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Even though his department was “blown up” last year, Bill Hartwig, vice president of supplier relations and international procurement for Marriott International, expects to hit a supplier-diversity spending goal of 15 percent this year. Performance-driven benchmarks such as this are critical to the sustained success of Marriott International, No. 7 on The 2010 DiversityInc Top 50 Companies for DiversityÂ® list and No. 9 in The 2010 DiversityInc Top 10 Companies for Supplier Diversity. (One of four key cornerstones of the DiversityInc Top 50 competition is supplier diversity.)
Setting clear goals and measurements that are reported quarterly to a board-level committee with diverse representation is just one way that Marriott International has expanded over the past 83 years from a root-beer stand in Washington, D.C., to a hospitality giant that operates more than 3,200 hotels in 67 countries today.
“In Marriott’s world, what gets measured gets done,” said Hartwig to the attendees of DiversityInc’s diversity-management forum last week.
DiversityInc’s next learning event in Washington, D.C., will be Nov. 8â€“9 and will focus on employee engagement and more diversity-management best practices for federal agencies, including advanced tips on supplier diversity. For information, click here.
A commitment to supplier diversity is at the heart of Marriott International’s culture, and it starts at the top: “Our ability to partner with the energy and entrepreneurship of small companies has always been a key ingredient of Marriott’s success,” Hartwig said, quoting Chairman and CEO J.W. (Bill) Marriott Jr., who spoke at DiversityInc’s November 2009 event. “We’ve seen the tremendous benefits that come from working with locally owned businesses in the communities in which we already operate. The challenge is to build on those relationships and diversify into new ones that can grow with us.”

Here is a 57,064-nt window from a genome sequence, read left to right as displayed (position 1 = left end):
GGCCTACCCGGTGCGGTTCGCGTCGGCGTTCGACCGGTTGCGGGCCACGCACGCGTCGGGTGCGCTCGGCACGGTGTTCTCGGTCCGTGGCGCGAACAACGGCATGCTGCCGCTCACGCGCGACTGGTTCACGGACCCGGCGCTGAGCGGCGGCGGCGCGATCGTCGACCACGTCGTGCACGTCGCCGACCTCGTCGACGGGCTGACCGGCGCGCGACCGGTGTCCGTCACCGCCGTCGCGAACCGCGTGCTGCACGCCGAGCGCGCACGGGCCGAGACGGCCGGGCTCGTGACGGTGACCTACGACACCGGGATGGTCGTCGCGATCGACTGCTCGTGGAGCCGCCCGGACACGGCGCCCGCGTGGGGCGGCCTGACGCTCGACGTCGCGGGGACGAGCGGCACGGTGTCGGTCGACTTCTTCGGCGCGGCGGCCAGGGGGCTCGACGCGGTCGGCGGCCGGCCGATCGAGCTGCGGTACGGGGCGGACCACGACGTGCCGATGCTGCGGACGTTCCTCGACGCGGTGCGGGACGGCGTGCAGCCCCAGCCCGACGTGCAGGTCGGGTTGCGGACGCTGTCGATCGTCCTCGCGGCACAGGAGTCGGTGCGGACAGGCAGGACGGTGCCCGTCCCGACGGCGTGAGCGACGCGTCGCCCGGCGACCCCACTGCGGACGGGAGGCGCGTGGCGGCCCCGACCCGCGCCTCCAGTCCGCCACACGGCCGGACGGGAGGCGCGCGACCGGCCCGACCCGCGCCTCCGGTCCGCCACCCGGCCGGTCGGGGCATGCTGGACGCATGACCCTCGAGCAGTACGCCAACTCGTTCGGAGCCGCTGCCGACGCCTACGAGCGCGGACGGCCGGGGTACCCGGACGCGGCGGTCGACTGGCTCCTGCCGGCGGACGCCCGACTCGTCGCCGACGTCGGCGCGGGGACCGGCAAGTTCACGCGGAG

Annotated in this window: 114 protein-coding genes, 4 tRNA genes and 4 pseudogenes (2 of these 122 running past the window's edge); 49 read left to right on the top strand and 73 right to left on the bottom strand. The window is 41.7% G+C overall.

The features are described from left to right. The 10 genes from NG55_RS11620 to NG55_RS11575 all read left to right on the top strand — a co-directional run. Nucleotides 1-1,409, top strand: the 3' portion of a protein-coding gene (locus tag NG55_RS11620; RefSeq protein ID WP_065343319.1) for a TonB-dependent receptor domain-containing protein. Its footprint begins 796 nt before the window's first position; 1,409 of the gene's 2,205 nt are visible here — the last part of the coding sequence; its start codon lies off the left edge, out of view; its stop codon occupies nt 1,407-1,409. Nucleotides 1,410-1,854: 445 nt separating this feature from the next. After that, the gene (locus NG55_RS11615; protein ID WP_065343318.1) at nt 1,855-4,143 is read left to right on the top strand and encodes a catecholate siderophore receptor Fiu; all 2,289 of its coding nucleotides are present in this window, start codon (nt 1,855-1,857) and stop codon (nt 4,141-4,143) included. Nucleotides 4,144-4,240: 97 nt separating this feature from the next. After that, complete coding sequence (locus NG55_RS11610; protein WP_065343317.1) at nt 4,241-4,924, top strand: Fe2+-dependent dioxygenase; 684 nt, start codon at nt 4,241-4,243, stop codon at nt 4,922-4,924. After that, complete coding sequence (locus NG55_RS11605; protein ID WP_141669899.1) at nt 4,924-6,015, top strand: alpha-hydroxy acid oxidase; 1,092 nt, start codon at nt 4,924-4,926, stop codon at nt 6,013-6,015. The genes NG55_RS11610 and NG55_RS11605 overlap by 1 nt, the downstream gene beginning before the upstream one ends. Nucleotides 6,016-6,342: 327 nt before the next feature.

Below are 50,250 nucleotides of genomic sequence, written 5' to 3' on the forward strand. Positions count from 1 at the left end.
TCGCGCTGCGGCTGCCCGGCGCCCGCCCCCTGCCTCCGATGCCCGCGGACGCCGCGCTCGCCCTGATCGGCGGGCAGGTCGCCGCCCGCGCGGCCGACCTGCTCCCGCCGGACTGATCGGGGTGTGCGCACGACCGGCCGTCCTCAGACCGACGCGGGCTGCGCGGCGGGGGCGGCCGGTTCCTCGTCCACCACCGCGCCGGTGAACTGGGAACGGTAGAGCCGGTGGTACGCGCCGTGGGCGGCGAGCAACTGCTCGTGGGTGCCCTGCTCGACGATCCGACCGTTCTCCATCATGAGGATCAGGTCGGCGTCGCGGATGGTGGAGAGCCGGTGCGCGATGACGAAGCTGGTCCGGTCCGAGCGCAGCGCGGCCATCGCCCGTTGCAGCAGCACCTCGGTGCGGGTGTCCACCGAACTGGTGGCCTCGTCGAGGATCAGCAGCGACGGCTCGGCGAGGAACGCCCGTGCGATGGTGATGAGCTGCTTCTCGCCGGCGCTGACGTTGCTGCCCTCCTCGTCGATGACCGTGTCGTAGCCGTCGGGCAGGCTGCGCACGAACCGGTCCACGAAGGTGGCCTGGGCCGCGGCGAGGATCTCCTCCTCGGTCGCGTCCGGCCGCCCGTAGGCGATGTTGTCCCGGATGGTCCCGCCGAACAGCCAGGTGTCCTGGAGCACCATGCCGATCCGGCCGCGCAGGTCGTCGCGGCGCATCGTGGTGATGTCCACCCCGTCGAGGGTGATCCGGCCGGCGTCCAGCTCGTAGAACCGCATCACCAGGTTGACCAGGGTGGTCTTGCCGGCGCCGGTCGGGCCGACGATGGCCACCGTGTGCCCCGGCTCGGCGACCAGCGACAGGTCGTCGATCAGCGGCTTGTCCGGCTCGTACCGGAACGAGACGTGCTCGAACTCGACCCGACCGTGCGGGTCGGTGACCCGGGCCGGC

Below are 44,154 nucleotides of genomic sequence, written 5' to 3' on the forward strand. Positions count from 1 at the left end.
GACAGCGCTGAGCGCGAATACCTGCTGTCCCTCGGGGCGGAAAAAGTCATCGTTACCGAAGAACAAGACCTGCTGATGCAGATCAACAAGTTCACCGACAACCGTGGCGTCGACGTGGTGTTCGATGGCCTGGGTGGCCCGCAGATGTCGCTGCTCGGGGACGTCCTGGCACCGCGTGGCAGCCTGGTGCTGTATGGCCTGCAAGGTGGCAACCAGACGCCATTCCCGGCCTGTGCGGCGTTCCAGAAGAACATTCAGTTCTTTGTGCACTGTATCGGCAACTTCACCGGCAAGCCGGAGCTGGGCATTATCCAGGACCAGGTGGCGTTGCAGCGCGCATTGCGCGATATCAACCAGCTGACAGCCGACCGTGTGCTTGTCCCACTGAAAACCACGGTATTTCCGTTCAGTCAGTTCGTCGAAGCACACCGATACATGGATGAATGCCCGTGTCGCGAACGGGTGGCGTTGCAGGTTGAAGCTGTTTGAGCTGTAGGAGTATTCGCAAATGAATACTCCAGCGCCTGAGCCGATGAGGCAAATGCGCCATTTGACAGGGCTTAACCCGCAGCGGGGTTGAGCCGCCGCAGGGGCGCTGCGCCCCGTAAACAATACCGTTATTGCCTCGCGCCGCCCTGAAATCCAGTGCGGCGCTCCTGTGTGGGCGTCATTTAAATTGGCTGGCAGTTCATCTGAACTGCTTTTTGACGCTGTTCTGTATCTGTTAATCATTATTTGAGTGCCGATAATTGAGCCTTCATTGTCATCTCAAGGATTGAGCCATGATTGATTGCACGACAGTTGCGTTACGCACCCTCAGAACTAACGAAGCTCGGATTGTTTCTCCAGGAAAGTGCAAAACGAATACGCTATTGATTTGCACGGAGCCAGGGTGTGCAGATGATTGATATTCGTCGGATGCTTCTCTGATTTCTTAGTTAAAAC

Marriott, which abandoned its supplier-diversity “silo” approach last year and replaced it with a globally integrated, culturally competent model, is continuing its tradition of moving the program forward by following a prescribed set of best practices. The reason: “Small business remains the backbone of the economy,” said Hartwig. And minority- and women-owned business enterprises (MWBEs) are “often more adaptable in times of change.”
- Ensuring commitment
- Dedicating resources to lead the charge
- Engaging with world-class organizations
- Assessing policies, procedures and the supplier pool and modifying as necessary
- Identifying procurement champions
- Educating and integrating
- Continually building relationships
- Celebrating and recognizing success at all levels (supplier, hotel, regionally and within corporate departments)
“Our law department was the first to get [the importance of recognition],” said Hartwig, “and now they’re creating an environment of opportunity to compete.”
Beyond being certified, potential Marriott International suppliers must understand potential customer needs and their capacity to meet them; be adept at building relationships; learn how to navigate the organization; seek mentors; partner with other MWBEs; and have patience.
Marriott International also ranked No. 1 in The DiversityInc Top 10 Companies for Blacks and No. 6 in The DiversityInc Top 10 Companies for Executive Women.